Music and Jollibee (again)

San Mariano Travel Blog

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Workshop 3D modelling

Time is going fast. I am already two weeks in the Philippines. It is slowly getting warmer.

 

The Filipino’s remain an elusive people to me.Take the language for example! Tagalog is the national language, but it is heavily mixed with English. The daily use of Tagalog is therefore called Taglish (also, for instance, when you go to an ATM, you can choose for your language between English and Taglish). In this region, it is even more complicated, because people also speak the local language Ilocano. I don’t understand any words, but 1 out of 10 words is English. And not just modern words, but fragments of sentences. Like this (I hope I do not offend anyone):

“Maybe we can blablalabla at that time?”

“Blabla, at 4 o’ clock blalalalablalbala, but maybe blalalalablalbala refridgerator.

Modern Philippine churches still have the same shape as the old spanish ones.
My goodness!”

 

I was walking on the campus, and suddenly something completely unexpected happened! I met two dutchmen! It was an elderly couple, Frisians, and they told me the weirdest story. It was a rambling story, but here is the summary:

 

The couple was guests at the house of the governor of Isabela province, Madam Grace Padaca. Now you should know that Madam Padaca is quite a celebrity. She has won the Ramon Magsaysay Award for good leadership, the Asian equivalent of the Nobelprize. A few years ago the governor was a guest in the Netherlands and she met our Queen. And because the local Philippine bisshop had contact with a Frisian bisshop, the governor somehow lodged at the house of these Frisians.

A typical jeepney

As a child, the governor suffered from polio, which brought here a troubled walk in later life, but the dutch couple made her new shoes, for which she was very grateful. And so, Madam Padaca invited the couple to stay with her in the Philippines.

Now, the elderly couple seemed to be completely unaware of Ma’am Padaca’s political weight and status and they were quite obnoxious. In front of important officials, they started complaining in dutch about the bathrooms and the Philippine food (and they were staying at the governor’s house for heavens sake!). They just didn’t get it. I was ashamed to be a dutchman right then.

 

Thursday there was a concert in Cabagan, the first in 25 years! There were five bands, but they were all with the same artists! They just switched instruments! We all had to rise for the national anthem.

*kiss* Thanks Jollibee for the lovely pancakes.
It was a great show, and I’m sure in 25 years people will still talk about it, hehehe.

A little boy came to sit next to me, and he was heavily fascinated by my causasian appearance. He showed me all the tricks with his lighter, but kept burning his fingers, so stopped very soon. When he heard I worked with crocodiles, he asked me if it included giant crocodiles. I said yes, and his eyes became very big, hehehe. The rest of the evening he just had to remain in the vicinity of this extraordinary western crocodile wrester!

 

Sunday was a day out. We went to Tuguegarao, not for Jollibee’s but for Chow King! This is another McDonald’s like fastfood chain, but distinctively Asian. And in Chow King they have fingerlicking halo halo: milk, icecream and fruit! Very nice.

And here we clone our crashlanded aliens. (crocodile rearing station)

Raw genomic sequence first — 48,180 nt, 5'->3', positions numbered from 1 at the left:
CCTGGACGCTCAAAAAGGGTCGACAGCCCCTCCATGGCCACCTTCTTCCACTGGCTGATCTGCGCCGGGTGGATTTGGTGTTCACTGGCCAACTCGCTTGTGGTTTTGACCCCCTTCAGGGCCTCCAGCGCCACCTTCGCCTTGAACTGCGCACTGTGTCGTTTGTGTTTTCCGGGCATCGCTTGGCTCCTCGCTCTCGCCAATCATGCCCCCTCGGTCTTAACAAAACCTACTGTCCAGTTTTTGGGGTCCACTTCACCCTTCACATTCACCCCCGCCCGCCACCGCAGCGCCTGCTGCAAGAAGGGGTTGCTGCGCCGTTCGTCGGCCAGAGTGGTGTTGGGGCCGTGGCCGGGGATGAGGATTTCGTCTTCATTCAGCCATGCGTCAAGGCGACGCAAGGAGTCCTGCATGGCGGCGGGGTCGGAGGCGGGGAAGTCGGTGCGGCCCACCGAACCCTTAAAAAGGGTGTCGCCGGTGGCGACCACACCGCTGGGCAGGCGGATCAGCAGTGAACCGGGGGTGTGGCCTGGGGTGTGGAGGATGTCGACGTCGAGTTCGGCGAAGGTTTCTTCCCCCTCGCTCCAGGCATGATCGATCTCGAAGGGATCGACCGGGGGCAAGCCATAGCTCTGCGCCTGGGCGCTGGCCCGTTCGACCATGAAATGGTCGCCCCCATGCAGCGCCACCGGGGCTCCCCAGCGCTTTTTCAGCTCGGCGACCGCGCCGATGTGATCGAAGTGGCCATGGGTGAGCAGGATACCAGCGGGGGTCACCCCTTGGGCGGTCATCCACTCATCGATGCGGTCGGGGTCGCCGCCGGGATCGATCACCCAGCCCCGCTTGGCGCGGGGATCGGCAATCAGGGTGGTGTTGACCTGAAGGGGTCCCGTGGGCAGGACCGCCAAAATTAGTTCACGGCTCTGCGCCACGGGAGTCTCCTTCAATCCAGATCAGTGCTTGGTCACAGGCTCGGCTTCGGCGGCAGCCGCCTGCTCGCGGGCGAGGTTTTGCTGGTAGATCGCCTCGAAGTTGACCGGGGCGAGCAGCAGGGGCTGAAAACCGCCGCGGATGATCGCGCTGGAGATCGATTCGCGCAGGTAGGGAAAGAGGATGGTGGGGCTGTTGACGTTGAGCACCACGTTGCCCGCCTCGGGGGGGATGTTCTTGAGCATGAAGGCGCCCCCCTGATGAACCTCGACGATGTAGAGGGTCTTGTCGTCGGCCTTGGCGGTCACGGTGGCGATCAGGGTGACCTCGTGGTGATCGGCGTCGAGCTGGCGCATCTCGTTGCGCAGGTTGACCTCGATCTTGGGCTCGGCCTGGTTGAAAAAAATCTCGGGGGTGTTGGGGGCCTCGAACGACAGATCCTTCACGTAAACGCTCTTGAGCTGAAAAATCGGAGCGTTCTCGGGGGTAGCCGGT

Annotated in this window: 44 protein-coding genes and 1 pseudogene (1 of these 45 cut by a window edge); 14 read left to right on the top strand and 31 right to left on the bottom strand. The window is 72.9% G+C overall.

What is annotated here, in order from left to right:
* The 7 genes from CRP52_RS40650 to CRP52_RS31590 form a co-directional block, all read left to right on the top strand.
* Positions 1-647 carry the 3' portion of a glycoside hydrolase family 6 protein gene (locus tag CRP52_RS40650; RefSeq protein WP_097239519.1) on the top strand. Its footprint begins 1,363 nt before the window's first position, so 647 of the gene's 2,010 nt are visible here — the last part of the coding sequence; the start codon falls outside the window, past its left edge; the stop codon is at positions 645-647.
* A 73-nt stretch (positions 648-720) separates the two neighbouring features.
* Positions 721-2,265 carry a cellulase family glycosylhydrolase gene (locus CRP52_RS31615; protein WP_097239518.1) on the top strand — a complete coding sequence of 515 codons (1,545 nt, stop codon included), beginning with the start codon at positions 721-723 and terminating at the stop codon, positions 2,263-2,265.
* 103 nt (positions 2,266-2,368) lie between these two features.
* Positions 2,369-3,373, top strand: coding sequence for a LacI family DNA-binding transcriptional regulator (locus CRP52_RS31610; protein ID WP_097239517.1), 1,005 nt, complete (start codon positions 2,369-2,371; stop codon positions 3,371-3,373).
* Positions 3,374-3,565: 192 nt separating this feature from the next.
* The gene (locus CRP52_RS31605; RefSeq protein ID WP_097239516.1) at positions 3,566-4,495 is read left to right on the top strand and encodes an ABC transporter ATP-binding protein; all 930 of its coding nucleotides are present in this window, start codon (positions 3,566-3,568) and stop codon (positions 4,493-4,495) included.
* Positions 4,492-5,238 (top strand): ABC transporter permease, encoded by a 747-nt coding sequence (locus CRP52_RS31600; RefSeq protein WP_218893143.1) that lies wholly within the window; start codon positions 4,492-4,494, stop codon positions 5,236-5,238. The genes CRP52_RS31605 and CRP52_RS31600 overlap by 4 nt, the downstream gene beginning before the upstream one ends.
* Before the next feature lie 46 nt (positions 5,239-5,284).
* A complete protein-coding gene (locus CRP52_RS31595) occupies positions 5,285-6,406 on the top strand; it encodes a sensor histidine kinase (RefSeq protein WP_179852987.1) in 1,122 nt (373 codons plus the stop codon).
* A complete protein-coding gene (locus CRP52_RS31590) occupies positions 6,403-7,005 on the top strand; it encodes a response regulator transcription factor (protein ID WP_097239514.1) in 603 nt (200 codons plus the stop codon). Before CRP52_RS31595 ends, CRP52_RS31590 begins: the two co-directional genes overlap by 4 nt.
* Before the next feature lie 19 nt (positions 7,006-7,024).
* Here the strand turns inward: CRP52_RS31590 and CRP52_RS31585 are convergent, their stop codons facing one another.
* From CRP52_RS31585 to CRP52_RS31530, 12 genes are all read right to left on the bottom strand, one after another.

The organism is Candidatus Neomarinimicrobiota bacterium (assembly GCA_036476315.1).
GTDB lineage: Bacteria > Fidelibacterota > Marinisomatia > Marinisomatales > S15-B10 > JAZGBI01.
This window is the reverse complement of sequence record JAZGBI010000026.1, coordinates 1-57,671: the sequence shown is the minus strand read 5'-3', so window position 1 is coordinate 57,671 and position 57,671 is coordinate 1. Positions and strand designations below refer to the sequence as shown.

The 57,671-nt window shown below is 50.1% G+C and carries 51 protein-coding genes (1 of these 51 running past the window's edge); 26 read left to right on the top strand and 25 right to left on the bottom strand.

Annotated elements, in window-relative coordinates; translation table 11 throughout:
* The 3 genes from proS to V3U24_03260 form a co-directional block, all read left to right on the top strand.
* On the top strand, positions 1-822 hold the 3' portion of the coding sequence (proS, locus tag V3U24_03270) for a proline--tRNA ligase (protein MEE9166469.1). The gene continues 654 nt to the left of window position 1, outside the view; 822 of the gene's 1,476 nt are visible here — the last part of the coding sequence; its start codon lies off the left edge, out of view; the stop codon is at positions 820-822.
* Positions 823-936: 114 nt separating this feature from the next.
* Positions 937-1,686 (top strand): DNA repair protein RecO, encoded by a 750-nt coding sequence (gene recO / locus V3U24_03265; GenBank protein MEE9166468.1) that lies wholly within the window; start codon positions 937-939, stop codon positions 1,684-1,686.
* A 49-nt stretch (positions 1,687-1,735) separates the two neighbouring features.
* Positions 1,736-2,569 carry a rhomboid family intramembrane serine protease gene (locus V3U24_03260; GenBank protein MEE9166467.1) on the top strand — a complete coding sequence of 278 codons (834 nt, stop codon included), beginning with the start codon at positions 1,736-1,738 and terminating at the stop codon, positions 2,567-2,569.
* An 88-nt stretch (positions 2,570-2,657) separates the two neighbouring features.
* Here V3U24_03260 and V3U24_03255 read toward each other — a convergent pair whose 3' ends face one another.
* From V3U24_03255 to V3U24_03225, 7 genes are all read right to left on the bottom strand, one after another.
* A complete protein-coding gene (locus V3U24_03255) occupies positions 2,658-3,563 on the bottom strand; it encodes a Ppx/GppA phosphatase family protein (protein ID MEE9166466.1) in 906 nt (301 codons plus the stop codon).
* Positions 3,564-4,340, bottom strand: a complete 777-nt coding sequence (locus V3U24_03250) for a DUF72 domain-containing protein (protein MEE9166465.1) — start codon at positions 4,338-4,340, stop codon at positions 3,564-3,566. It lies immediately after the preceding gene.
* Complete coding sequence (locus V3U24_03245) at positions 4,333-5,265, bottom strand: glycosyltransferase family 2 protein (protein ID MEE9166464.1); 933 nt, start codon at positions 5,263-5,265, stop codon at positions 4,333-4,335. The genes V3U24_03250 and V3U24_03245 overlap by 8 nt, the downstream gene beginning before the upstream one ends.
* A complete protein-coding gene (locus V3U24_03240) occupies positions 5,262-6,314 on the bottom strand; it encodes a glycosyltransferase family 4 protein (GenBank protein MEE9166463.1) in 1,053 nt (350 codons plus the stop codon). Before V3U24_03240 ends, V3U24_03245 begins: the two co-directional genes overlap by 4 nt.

The ice was ubi-flavored, and if I understood correctly this is from the root of the cassave. It is a completely unknown taste to me, but it was great! Ok, I have to admit, later on we visited Jollibee’s, and good thing too! We met the one and only Jollibee in person! (see the pics!)

 

We also went to the village of San Mariano, where is located one of our rearing stations. Here we keep juvenile crocodiles, till they are big enough to reintroduce into the wild. That way the population will grow the fastest. (Our project, CVPED, is in the Lonely Planet guides these days! People can visit the rearing station and arrange a tour with members of our team to search for the crocodile in the Sierra Madre national park!) The rearing station will get a makeover as soon as possible.

Jeroenadmiraal says:
Thank you :)
Posted on: Aug 20, 2010
TravellinChic says:
I like your openness to the Filipino culture :) That's the right attitude of a traveler. Not forcing one's own way of life to a country he is visiting and yet with all the bad sides and good sides, being a good observer and enjoying the nice little charms unique in the place visited :) Obviously, you're a happy man..opposed to grumpy bitter people who only find faults in things :P Good for you :)
Posted on: Aug 11, 2010
Jeroenadmiraal says:
There is an existing but steeply declining population in the wild in this area. It is this population we try to keep viable. The crocodiles in the rearing station are captured in the wild as hatchlings and when they are bigger, released. Hence, reintroduction.
Posted on: Feb 15, 2009
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Workshop 3D modelling
Workshop 3D modelling
Modern Philippine churches still h…
Modern Philippine churches still …
A typical jeepney
A typical jeepney
*kiss* Thanks Jollibee for the lov…
*kiss* Thanks Jollibee for the lo…
And here we clone our crashlanded …
And here we clone our crashlanded…
Workshop 3D modelling
Workshop 3D modelling
Jollibee is getting harassed by ch…
Jollibee is getting harassed by c…
Willem chased away the children to…
Willem chased away the children t…
Yay Jollibee!
Yay Jollibee!
Sam and Tess and Jolli
Sam and Tess and Jolli
A juveline Philippine crocodile
A juveline Philippine crocodile
downtown San Mariano
downtown San Mariano
San Mariano
photo by: Jeroenadmiraal